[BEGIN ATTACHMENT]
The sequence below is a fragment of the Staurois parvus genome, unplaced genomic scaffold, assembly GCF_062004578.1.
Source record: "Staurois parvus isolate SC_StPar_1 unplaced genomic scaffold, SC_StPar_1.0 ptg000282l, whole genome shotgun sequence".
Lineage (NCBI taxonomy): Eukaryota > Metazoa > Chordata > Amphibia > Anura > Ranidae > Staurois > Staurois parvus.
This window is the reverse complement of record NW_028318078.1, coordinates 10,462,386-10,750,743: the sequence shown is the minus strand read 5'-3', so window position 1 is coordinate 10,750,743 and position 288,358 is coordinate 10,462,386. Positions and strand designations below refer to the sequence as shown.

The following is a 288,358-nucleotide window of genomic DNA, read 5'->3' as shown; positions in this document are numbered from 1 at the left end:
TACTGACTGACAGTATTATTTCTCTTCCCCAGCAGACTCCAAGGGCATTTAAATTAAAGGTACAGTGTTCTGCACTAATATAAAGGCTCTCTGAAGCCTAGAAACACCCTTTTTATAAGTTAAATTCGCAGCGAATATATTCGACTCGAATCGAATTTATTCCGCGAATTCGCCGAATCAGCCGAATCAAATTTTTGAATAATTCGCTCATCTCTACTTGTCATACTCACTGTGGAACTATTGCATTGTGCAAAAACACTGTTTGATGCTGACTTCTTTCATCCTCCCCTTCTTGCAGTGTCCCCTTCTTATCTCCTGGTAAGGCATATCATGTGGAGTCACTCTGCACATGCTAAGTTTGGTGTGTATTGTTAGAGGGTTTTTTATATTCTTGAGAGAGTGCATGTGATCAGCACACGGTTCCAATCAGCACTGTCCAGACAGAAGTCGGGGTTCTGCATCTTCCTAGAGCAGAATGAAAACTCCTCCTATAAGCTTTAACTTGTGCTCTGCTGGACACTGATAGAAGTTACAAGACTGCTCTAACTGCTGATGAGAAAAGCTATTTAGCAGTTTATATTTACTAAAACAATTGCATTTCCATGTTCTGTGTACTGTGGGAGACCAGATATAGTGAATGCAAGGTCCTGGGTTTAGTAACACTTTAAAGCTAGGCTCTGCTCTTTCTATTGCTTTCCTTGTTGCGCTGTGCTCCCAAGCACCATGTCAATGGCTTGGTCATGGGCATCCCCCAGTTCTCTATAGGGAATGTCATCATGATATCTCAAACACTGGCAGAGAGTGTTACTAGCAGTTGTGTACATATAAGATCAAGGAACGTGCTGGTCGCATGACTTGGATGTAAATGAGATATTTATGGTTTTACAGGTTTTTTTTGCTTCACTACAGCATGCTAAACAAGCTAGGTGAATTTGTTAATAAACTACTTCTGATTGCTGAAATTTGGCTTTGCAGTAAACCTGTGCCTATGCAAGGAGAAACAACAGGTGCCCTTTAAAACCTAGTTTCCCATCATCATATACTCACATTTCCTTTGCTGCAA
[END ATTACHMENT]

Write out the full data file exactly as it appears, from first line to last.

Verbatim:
The sequence below is a fragment of the Staurois parvus genome, unplaced genomic scaffold, assembly GCF_062004578.1.
Source record: "Staurois parvus isolate SC_StPar_1 unplaced genomic scaffold, SC_StPar_1.0 ptg000282l, whole genome shotgun sequence".
Lineage (NCBI taxonomy): Eukaryota > Metazoa > Chordata > Amphibia > Anura > Ranidae > Staurois > Staurois parvus.
This window is the reverse complement of record NW_028318078.1, coordinates 10,462,386-10,750,743: the sequence shown is the minus strand read 5'-3', so window position 1 is coordinate 10,750,743 and position 288,358 is coordinate 10,462,386. Positions and strand designations below refer to the sequence as shown.

The following is a 288,358-nucleotide window of genomic DNA, read 5'->3' as shown; positions in this document are numbered from 1 at the left end:
TACTGACTGACAGTATTATTTCTCTTCCCCAGCAGACTCCAAGGGCATTTAAATTAAAGGTACAGTGTTCTGCACTAATATAAAGGCTCTCTGAAGCCTAGAAACACCCTTTTTATAAGTTAAATTCGCAGCGAATATATTCGACTCGAATCGAATTTATTCCGCGAATTCGCCGAATCAGCCGAATCAAATTTTTGAATAATTCGCTCATCTCTACTTGTCATACTCACTGTGGAACTATTGCATTGTGCAAAAACACTGTTTGATGCTGACTTCTTTCATCCTCCCCTTCTTGCAGTGTCCCCTTCTTATCTCCTGGTAAGGCATATCATGTGGAGTCACTCTGCACATGCTAAGTTTGGTGTGTATTGTTAGAGGGTTTTTTATATTCTTGAGAGAGTGCATGTGATCAGCACACGGTTCCAATCAGCACTGTCCAGACAGAAGTCGGGGTTCTGCATCTTCCTAGAGCAGAATGAAAACTCCTCCTATAAGCTTTAACTTGTGCTCTGCTGGACACTGATAGAAGTTACAAGACTGCTCTAACTGCTGATGAGAAAAGCTATTTAGCAGTTTATATTTACTAAAACAATTGCATTTCCATGTTCTGTGTACTGTGGGAGACCAGATATAGTGAATGCAAGGTCCTGGGTTTAGTAACACTTTAAAGCTAGGCTCTGCTCTTTCTATTGCTTTCCTTGTTGCGCTGTGCTCCCAAGCACCATGTCAATGGCTTGGTCATGGGCATCCCCCAGTTCTCTATAGGGAATGTCATCATGATATCTCAAACACTGGCAGAGAGTGTTACTAGCAGTTGTGTACATATAAGATCAAGGAACGTGCTGGTCGCATGACTTGGATGTAAATGAGATATTTATGGTTTTACAGGTTTTTTTTGCTTCACTACAGCATGCTAAACAAGCTAGGTGAATTTGTTAATAAACTACTTCTGATTGCTGAAATTTGGCTTTGCAGTAAACCTGTGCCTATGCAAGGAGAAACAACAGGTGCCCTTTAAAACCTAGTTTCCCATCATCATATACTCACATTTCCTTTGCTGCAA